Scott Anthony: the Banjo and the Brush

Jazz fans know Scott Anthony as the leader and banjoist-guitarist of the Golden Gate Rhythm Machine and a key member of Bob Schultz’s Frisco Jazz Band. Previously he was the intermission entertainer at Turk Murphy‘s club, Earthquake McGoon’s, for eight years. Of late, a talent he developed in college has brought him renewed recognition and honors as a graphic artist specializing in watercolors, acrylics, and serigraphs.

As Scott explains on his website (www.santhony.com/wordpress), “I began painting in my main, preferred medium – watercolor – in 1967 during my second year at Dartmouth College. To my surprise, a local Hanover, NH gallery almost immediately approached me offering to display my paintings, and within a year, to both their and my delight, I had developed a pretty extensive list of collectors. Besides welcoming the unanticipated income, I fell completely in love with the process of sketching the structures and landscapes of New Hampshire and Vermont and then translating the sketches into finished paintings.”

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“As a bonus, my observations of nature and subsequent painting seemed a perfect compliment to my chosen major in Biology specializing in Ecology and Evolutionary Biology. I began to look at almost every landscape or view of the landscape as a possible subject for a painting, unconsciously rearranging and filtering elements of the scene.”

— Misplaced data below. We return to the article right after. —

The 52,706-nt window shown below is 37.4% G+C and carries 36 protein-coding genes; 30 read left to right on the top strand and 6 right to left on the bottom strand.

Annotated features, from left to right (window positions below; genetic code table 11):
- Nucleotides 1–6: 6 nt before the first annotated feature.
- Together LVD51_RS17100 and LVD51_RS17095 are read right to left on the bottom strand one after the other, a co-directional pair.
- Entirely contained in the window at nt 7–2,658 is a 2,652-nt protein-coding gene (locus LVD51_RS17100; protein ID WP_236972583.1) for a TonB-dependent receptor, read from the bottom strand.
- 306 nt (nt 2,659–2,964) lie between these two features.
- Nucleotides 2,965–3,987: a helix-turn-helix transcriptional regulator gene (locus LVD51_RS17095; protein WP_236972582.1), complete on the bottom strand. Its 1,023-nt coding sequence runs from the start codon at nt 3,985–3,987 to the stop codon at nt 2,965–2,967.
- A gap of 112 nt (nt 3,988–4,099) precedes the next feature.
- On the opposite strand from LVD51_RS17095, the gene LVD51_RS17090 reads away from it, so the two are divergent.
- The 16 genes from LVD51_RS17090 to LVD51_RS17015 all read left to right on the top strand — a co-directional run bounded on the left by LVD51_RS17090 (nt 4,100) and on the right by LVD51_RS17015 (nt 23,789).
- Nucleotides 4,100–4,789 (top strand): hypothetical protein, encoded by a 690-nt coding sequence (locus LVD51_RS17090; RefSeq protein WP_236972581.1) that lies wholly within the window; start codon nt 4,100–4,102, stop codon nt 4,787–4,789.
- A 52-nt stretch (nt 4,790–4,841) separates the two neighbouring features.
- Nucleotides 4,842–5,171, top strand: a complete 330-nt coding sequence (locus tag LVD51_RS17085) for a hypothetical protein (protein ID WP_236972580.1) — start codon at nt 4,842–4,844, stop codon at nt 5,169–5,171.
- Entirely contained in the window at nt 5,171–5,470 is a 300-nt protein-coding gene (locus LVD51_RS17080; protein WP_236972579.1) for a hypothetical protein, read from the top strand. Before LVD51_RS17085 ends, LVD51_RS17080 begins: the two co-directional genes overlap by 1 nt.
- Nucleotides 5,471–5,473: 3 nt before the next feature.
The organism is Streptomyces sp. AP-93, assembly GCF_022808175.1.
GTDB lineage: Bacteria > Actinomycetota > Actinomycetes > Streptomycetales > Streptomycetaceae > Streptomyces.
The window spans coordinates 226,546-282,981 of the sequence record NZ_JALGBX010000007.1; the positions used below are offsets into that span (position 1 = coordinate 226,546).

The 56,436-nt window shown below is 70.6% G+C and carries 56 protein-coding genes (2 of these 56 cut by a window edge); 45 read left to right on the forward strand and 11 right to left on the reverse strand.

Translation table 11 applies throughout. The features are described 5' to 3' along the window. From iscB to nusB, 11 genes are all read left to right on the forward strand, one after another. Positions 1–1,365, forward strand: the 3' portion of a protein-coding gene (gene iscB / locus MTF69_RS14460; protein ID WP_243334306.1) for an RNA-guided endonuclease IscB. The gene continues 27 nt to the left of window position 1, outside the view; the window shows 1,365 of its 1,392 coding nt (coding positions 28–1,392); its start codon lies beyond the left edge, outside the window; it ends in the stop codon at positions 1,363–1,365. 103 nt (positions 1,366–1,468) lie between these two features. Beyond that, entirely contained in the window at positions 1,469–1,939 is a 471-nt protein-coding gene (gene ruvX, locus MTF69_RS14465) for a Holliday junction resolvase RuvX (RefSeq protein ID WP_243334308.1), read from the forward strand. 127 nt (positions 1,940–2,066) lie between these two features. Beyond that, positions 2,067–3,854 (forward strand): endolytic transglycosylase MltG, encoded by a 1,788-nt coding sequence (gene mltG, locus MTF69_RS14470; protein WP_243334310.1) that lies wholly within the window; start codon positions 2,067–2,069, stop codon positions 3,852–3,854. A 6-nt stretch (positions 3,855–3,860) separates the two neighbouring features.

“My ultimate motivation for painting has always been my intense desire to share the beauty and unity of the natural world. I want people to feel the same joy and excitement that I do when a beautiful scene suddenly pops into view. I love exploring how the sun spotlights a rocky headland with an orange glow in the late afternoon as the fog rolls in, or how noon-time backlight creates blue-purple shadows under the edge of a desert mesa.”

Lew Shaw started writing about music as the publicist for the famous Berkshire Music Barn in the 1960s. He joined the West Coast Rag in 1989 and has been a guiding light to this paper through the two name changes since then as we grew to become The Syncopated Times.  47 of his profiles of today's top musicians are collected in Jazz Beat: Notes on Classic Jazz. Volume two, Jazz Beat Encore: More Notes on Classic Jazz contains 43 more! Lew taps his extensive network of connections and friends throughout the traditional jazz world to bring us his Jazz Jottings column every month.

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